My Early Retirement is Great, but Hubby’s Bored

I think men have a tougher time with retirement.


My husband and I are both retired military and both have pensions and high passive income from our robust stock and real estate portfolio.

I retired in my late 40’s and have been active with my hobbies and taking care of the house and college-bound kids. Now we have an empty nest and I love having so much free time and am grateful for this life of leisure/travel.

Hubby is in early retirement at 57 and bored. He’s got physical issues that prevent him from working out like he used to and is not as social or interested in meeting new people as I am. We watch shows at night but I can see him adrift during the day. He’s not into household chores, diy projects or gardening.

It’s ironic that we spent the first two decades together juggling kids, careers, deployments, etc, to achieve early retirement and financial wealth, and now that we’ve accomplished our goal, one of us is not so content with life.

Comments for My Early Retirement is Great, but Hubby’s Bored

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Total Opposites
by: Canadian Retiree

Retirement is totally different for my husband and I.

I am the one who gets bored, he loves his retirement and has since day one.

I on the other hand had a terrible adjustment to retirement. I wanted to go back to work as soon as I retired. I missed my coworkers, I missed my routine and even though I complained, I missed my commute! I never thought I would say that.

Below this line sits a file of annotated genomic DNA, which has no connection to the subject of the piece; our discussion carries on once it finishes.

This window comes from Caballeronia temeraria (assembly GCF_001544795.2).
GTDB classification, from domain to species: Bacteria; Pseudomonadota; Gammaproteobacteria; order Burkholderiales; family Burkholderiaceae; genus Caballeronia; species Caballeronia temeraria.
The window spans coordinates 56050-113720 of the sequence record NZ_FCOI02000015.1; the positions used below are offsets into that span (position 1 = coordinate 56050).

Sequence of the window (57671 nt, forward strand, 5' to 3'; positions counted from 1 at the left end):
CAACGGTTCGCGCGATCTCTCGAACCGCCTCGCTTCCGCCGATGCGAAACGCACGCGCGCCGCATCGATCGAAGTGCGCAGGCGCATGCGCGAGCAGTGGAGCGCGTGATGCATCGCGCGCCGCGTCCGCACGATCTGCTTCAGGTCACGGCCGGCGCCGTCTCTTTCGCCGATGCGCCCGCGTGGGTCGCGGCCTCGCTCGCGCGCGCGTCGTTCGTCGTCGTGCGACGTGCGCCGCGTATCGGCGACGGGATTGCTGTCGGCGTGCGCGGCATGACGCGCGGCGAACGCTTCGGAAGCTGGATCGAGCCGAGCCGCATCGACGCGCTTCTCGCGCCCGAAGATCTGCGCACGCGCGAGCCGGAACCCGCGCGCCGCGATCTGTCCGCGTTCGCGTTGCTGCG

Retirement is a different journey for everyone.

I am sure in time your husband will find peace with his retired life. It takes time.

Don't give up!

I understand his frustration
by: Malcolm B. / Huntsville, AL

Just so you can understand a little better, I am a Grand Mal epileptic and cannot drive, never been able to. The four walls close in on you quickly, especially if you have no hobbies.

If he is like me, he's spent half or more of his life behind a computer so there is little use of it. He probably doesn't read a lot, our eyes are tired.

The COVID virus has limited what he can do and driving around just isn't his thing. However since he doesn't have his work buddies around there is little for him to do.

There are probably lots of DIY projects that could be done, but the interest is low or none existent.

He needs to do a couple of things. First and foremost get a doctor to check him out, depression hits fast.

Second he needs to get out of the house, drive around to cities and communities that he hasn't gone to before. He might just find a little shop that has something he wants or needs a helping hand part time, 3 days a week is the limit.

Good luck.

There is a difference...
by: Wendy, Retirement Enthusiast/Coach

You opted out of the workforce early-early... no longer working outside the home at 40. You pursued a totally different lifestyle -- you were busy with kids, housekeeping, and hobbies. The world was waiting for you with open arms!

You've had years of the no-employment lifestyle, making choices on how to spend your time how to live this life called Retirement. Your retirement was a busy time of life with kids, you likely didn't have the TIME to even consider the lifestyle change.

He retired later. He retired from a long career, full of discipline and activity. He retires to a different home, the kids are older and don't "need" him as they needed you at 40.

Now, COVID rules the day with a closed-off world and few contacts outside the home. THAT in itself is a huge change in anyone's life. COVID affects all lives to some extent... but new retirees who are often left wondering "what's next" are really confused when they are stuck indoors with little to do suddenly. It's tough.

I'm not saying your retirement wasn't a big change. I am saying that your retirement and his are fairly different.

He will come around. He will figure out what's next in life and become his retired self. Just takes time...

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